Family Seperation
FAMILY SEPARATION AND ANGER

By Cie Ann Scott Ph.D.

Active ImageThey say you can’t pick your family. We can however, choose our actions and words.
o­ne event doesn’t cause a family feud. The stage has been set by a series of past events and
struggles.

Family feuds arise when the tension that accompanies unresolved conflicts continues to mount,
resulting in a volcano feeling. This emotional intensity is so strong that it’s palpable, and often
causes a reaction or multiple reactions. With such a strong feeling of incompleteness comes an
urgent need to bring hidden issues to a climax.

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When small clashes don’t get resolved, and resentments become stronger and more
entrenched, the people involved are left with deep emotional wounds. This causes suspended
tension. This hurt has the potential to erupt any time, under any circumstance. Communication is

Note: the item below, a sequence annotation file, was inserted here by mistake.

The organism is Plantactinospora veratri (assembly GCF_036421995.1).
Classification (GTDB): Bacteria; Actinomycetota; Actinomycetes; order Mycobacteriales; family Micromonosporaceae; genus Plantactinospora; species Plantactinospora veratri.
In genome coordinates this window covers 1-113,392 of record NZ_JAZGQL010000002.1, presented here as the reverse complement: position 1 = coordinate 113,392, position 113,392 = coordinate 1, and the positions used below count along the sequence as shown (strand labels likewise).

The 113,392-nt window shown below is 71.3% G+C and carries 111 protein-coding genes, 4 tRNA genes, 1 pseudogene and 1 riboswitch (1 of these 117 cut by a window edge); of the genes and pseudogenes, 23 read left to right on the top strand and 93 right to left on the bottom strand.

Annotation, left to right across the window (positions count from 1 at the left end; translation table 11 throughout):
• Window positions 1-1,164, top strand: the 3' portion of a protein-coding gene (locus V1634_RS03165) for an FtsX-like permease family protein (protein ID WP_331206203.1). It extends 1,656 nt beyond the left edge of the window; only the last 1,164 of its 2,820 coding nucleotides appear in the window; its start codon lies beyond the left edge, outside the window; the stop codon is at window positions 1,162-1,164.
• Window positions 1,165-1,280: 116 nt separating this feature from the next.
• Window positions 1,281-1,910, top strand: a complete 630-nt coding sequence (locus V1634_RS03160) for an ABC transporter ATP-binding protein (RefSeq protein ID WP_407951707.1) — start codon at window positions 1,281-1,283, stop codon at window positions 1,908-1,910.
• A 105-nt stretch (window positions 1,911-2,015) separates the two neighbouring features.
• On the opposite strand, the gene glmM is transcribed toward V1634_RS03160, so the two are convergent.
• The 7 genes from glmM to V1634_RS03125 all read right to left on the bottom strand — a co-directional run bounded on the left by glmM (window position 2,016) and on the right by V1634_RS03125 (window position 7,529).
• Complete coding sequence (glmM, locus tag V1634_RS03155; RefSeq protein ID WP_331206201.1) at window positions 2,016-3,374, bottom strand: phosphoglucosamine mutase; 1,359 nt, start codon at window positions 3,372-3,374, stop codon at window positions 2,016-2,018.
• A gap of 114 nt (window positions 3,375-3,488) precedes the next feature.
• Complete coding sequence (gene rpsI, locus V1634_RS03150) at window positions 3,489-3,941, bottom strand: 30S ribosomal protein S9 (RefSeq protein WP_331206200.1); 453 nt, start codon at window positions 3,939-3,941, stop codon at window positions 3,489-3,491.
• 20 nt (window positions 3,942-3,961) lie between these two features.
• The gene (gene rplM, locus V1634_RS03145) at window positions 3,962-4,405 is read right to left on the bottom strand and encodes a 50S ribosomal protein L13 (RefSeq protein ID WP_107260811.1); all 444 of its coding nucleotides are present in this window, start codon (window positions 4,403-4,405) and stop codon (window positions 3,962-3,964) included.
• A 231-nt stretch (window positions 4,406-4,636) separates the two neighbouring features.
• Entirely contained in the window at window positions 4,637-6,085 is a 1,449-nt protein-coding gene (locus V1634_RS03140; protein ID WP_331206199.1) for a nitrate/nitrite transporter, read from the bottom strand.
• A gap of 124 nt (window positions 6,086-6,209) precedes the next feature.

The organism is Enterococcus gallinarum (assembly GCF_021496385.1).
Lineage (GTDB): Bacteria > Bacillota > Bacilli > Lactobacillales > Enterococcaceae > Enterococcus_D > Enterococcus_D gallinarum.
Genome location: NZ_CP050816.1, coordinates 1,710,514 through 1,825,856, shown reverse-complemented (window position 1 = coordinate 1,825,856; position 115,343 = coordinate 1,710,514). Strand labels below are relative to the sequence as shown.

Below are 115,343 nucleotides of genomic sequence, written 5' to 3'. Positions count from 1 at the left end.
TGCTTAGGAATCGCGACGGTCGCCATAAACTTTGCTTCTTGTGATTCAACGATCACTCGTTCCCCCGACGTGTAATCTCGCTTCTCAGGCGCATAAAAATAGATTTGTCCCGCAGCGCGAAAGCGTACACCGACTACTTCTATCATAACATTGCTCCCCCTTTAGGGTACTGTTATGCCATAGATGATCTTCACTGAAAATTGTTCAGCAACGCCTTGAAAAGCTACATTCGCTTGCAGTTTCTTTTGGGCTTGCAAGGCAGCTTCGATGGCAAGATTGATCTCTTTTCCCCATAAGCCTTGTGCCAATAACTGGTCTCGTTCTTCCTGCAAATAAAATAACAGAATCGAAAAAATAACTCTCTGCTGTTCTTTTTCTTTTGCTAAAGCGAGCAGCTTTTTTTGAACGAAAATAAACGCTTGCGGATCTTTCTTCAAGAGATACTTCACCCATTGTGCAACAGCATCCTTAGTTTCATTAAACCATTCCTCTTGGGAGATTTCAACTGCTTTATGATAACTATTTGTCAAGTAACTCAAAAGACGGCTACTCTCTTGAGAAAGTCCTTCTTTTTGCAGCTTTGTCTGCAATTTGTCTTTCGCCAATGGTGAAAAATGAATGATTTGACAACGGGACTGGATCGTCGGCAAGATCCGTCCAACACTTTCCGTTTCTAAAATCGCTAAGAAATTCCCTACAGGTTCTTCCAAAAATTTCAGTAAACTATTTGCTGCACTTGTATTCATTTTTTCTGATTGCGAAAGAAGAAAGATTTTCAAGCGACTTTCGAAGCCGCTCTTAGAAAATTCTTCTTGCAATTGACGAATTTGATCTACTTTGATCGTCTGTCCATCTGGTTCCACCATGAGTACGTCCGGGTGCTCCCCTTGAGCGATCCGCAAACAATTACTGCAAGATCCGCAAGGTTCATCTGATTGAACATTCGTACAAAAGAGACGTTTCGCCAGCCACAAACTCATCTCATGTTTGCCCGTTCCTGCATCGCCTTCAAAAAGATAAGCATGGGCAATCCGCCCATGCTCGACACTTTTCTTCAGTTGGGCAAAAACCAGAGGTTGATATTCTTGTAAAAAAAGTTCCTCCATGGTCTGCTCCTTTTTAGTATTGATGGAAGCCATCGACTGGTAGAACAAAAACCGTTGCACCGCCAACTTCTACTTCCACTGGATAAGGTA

often severed, or there is an endless stream of malicious innuendos.

Spouses fight for innumerable reasons. Fights can be healthy, because when they are resolved,
there is a better understanding of o­ne another. It also helps to establish a sense of
independence and respect for the dignity and integrity of both partners. Feuding is not healthy.
Where fighting leads to some sort of resolution, feuding leads to more divisiveness and
separateness.

Childhood is often the breeding ground for individual anxieties. Behavioral patterns begin there.
Many little irritations are the beginnings of what later can become a family feud. In order to break
through "stuckness", o­ne can create diagrams of the family relationships, write histories of all
that is known, and look for past patterns that repeat themselves. Understanding the family’s
emotional history makes it possible for o­ne to feel some measure of compassion and begin to
melt the ice.

Family discord can be dissolved, (usually) with these three questions:

What was going o­n in your family when you were born?
What was going o­n in your family when the rift between family members began?